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I think we miss something if we look at these sector-specific bubbles one by one and not in the context of a larger cultural/social paradigm now prevailing among the rentier and speculator classes:
Ingenious and precarious schemes in the world economy today have great legitimacy, and they profit in the sense that classical economics is fast becoming irrelevant. It is the era of the fast talker and buccaneer-snake-oil salesmen in suits. Nothing old-fashioned has credibility. Joseph Schumpeter and other economists worried about pirates, but they are more important today than ever before, including than during the late 19th century when they were immortalized in Charles Francis Adams Jr's Chapters of Erie.

The leitmotif is "innovation", and many respectables are extremely worried. I argued in Counterpunch earlier (June 15 and July 26) that gloom prevailed among experts responsible for overseeing national and global financial affairs, especially the Bank for International Settlements, but I grossly underestimated the extent of anxieties among those who know the most about these matters.

More important, over the past months officials at much higher levels have also become much more articulate and concerned about the dominant trends in global finance and the fact that risks are quickly growing and are now enormous. Generally, people who think of themselves as leftists know precious little of those questions, questions that are vital to the very health of the status quo. But those most au courant with global financial trends have been sounding the alarm louder and louder.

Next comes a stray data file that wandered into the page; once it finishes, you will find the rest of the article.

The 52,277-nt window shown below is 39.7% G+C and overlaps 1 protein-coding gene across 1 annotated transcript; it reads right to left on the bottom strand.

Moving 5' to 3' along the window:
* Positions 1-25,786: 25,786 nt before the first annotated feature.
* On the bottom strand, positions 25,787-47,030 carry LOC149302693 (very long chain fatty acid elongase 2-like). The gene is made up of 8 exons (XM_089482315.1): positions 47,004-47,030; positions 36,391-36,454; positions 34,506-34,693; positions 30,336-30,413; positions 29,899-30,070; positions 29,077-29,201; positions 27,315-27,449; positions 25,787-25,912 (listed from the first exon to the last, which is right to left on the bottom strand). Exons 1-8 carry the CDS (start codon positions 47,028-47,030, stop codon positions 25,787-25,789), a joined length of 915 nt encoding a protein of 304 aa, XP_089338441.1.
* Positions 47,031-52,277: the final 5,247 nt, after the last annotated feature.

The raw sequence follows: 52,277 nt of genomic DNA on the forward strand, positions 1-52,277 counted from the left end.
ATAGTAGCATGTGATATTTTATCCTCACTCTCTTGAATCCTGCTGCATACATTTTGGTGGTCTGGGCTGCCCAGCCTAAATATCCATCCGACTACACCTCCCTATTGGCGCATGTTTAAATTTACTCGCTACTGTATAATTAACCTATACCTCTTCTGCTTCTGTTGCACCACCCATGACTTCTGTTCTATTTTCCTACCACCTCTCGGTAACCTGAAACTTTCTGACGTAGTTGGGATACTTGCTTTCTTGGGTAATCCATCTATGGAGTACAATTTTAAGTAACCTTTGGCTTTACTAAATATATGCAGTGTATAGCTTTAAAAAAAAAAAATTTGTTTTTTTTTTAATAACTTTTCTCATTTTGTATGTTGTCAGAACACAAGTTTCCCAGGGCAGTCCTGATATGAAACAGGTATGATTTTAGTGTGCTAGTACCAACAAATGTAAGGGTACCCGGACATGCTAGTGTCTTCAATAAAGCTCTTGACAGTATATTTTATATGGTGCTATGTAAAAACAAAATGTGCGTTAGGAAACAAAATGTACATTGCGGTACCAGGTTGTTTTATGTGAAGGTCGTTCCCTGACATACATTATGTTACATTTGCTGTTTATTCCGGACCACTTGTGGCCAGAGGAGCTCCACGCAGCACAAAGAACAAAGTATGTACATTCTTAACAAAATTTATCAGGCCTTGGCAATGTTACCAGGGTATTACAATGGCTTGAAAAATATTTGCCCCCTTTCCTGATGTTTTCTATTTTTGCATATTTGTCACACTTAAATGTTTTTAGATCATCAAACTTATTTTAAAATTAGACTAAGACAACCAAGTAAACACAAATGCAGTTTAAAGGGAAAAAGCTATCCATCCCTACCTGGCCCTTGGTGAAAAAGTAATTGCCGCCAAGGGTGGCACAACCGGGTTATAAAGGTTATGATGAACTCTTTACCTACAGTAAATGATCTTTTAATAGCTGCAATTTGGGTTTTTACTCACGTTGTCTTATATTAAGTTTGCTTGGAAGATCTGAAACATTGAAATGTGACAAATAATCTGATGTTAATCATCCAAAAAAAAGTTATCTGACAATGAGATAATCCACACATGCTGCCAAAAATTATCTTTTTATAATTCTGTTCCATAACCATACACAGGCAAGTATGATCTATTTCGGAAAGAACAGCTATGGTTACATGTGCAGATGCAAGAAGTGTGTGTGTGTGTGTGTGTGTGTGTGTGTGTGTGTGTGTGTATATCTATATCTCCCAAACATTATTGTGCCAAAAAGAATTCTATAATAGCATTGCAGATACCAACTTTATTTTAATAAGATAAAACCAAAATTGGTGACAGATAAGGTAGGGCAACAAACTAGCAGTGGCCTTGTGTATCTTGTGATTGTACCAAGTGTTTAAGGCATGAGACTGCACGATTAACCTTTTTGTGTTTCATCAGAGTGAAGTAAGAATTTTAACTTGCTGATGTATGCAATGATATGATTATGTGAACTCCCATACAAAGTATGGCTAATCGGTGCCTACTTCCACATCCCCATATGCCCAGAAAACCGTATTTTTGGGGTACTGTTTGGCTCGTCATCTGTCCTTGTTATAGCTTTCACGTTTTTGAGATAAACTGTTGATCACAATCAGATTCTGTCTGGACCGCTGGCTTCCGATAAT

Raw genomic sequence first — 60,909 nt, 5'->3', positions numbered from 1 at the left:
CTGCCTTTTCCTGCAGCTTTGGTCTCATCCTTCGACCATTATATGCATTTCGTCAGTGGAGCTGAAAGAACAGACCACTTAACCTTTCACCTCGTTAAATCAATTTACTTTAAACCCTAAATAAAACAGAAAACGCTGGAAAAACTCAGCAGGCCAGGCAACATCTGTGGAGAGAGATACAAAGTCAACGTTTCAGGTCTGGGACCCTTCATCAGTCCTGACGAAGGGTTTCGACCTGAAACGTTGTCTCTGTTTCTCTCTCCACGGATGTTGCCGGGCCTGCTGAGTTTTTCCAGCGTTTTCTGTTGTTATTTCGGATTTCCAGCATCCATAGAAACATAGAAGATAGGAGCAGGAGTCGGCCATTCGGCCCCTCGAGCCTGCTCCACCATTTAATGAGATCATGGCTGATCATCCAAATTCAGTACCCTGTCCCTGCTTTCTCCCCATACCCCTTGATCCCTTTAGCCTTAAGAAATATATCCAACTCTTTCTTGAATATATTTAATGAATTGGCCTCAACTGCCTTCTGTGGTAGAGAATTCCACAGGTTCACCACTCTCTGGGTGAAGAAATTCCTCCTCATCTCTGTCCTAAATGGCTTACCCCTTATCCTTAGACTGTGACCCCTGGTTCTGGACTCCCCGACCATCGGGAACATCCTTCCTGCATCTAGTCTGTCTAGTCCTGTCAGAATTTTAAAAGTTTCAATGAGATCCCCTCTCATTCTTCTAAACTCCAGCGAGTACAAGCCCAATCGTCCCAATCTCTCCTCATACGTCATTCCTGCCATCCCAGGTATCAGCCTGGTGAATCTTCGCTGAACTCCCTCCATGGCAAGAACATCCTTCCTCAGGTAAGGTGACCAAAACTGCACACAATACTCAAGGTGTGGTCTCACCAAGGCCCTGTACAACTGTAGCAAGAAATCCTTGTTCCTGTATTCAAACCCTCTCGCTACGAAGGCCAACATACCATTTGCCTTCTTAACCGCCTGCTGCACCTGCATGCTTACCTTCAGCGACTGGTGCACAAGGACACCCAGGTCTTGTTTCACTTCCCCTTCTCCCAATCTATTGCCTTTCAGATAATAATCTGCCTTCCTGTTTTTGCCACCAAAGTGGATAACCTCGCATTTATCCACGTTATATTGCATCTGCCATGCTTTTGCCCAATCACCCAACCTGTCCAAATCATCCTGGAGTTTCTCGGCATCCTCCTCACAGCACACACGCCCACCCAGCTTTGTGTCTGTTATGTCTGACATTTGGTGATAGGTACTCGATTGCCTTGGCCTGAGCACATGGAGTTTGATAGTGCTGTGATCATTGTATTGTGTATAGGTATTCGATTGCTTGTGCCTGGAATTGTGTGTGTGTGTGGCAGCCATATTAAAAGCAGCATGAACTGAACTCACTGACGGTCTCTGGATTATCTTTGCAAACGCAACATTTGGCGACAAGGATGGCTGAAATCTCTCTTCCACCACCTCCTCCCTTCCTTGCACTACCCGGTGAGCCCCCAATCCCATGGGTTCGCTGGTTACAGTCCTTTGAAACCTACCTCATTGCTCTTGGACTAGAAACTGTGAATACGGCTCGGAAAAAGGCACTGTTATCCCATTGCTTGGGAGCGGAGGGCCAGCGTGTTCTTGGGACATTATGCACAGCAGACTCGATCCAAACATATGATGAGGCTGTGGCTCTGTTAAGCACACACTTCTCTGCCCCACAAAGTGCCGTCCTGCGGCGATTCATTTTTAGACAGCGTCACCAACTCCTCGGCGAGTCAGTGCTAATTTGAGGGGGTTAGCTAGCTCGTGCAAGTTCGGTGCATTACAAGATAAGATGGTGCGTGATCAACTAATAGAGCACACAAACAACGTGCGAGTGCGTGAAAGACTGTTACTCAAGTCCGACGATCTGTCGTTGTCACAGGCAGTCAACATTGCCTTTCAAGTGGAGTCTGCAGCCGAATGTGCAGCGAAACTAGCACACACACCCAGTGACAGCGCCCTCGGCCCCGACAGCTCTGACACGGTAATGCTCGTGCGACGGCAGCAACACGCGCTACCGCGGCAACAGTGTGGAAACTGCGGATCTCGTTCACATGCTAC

The problem is that capitalism has become more aberrant, improvised, and self-destructive than ever. It is the age of the predator and gamblers, people who want to get very rich very quickly and are wholly oblivious to the larger consequences. Power exists but the theory to describe the economy that was inherited from the 19th century bears no relationship whatsoever to the way it operates in practice, a fact more and more recognized by those who favor a system of privilege and inequality.

Even some senior officials at the International Monetary Fund (IMF) now acknowledge that the theory that powerful organizations cherish is based on outmoded 19th-century illusions. "Reconstructing economic theory virtually from scratch" and purging economics of "neoclassical idiocies", or that its "demonstrably false conceptual core is sustained by inertia alone", is now the subject of very acute articles in none other than the Financial Times, the most influential and widely read daily in the capitalist world.

Kolko in Asia Times Online

overextension, overcapitalisation, a mania for liquidity, compression of traditional financial cycles, expectation of ridiculously inflated returns, etc. are epidemic and not limited to one sector;  increasing shortages of commodities from fuel to food to water only increase the opportunities for short-term looting and gouging, which in turn exacerbate shortages (cf earlier thread on the crash of world fisheries).  an insane dogma of unlimited growth and contraphysical rates of return has led to insane expectations (some of which are realisable in the near term for a very limited number of players) which lead to insane behaviour including irresponsible risk taking (on every front -- financial, geopolitical, physical).

I note in passing that behavioural researchers have discovered that inconsistent, intermittent or arbitrary reward is more conditioning than predictable reward.  people and other animals will exert more effort and take higher risks to obtain a reward which is less predictable or certain than one which is predictable, even if the two rewards are of apparently equal value.  which is why gambling is addictive;  and there is a good reason why we call it "casino capitalism".


The difference between theory and practise in practise ...

by DeAnander (de_at_daclarke_dot_org) on Thu Nov 30th, 2006 at 05:03:17 PM EST

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